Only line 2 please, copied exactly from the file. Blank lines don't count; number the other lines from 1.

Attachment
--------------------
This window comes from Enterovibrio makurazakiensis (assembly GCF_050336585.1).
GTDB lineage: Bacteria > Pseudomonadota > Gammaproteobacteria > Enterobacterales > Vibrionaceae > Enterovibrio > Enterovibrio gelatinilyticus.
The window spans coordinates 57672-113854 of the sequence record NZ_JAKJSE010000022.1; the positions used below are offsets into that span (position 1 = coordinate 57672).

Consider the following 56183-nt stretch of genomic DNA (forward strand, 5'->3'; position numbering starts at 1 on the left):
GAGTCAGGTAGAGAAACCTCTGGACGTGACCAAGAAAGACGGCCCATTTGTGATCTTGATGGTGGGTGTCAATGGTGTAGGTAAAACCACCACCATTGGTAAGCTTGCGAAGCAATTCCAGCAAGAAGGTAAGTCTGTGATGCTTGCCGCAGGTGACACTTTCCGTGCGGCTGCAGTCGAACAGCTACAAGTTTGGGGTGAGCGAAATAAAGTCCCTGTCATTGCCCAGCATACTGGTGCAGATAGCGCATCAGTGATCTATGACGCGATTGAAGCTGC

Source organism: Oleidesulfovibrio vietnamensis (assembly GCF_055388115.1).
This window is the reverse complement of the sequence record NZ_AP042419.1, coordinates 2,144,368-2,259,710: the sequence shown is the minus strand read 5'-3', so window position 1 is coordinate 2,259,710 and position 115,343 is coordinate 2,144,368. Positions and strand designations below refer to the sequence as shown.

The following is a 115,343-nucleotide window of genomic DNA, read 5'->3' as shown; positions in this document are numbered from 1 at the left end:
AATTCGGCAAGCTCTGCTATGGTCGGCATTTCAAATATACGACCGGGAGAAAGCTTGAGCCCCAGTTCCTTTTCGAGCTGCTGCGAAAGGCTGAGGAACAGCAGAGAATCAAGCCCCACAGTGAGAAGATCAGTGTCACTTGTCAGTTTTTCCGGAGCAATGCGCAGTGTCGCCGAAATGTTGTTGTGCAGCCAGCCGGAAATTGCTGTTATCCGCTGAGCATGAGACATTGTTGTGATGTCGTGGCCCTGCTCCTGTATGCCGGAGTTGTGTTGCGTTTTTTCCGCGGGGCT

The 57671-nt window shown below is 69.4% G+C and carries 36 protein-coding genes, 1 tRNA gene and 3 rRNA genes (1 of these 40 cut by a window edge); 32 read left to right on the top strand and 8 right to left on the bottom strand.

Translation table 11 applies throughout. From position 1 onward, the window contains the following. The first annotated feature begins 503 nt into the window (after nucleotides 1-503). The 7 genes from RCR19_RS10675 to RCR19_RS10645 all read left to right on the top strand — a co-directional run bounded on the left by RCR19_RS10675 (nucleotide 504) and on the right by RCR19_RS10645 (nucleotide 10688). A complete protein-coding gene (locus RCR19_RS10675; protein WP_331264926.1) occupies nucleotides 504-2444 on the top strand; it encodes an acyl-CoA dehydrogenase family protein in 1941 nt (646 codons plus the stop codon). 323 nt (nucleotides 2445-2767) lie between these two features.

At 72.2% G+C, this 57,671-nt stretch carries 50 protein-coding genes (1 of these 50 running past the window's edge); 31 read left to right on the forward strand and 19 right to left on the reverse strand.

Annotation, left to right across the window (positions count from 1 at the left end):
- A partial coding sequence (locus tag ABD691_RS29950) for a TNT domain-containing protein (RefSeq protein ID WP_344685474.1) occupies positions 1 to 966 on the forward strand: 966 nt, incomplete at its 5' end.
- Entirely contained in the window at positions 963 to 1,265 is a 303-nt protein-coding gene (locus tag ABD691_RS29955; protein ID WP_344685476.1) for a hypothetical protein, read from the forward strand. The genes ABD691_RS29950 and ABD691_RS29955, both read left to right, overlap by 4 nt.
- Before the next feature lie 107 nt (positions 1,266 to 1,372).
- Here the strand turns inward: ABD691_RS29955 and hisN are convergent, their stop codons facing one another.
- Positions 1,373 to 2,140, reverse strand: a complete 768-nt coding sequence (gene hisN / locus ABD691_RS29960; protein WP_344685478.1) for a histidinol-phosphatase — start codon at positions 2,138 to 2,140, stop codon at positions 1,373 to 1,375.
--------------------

GTDB lineage: Bacteria > Pseudomonadota > Gammaproteobacteria > Enterobacterales > Vibrionaceae > Enterovibrio > Enterovibrio gelatinilyticus.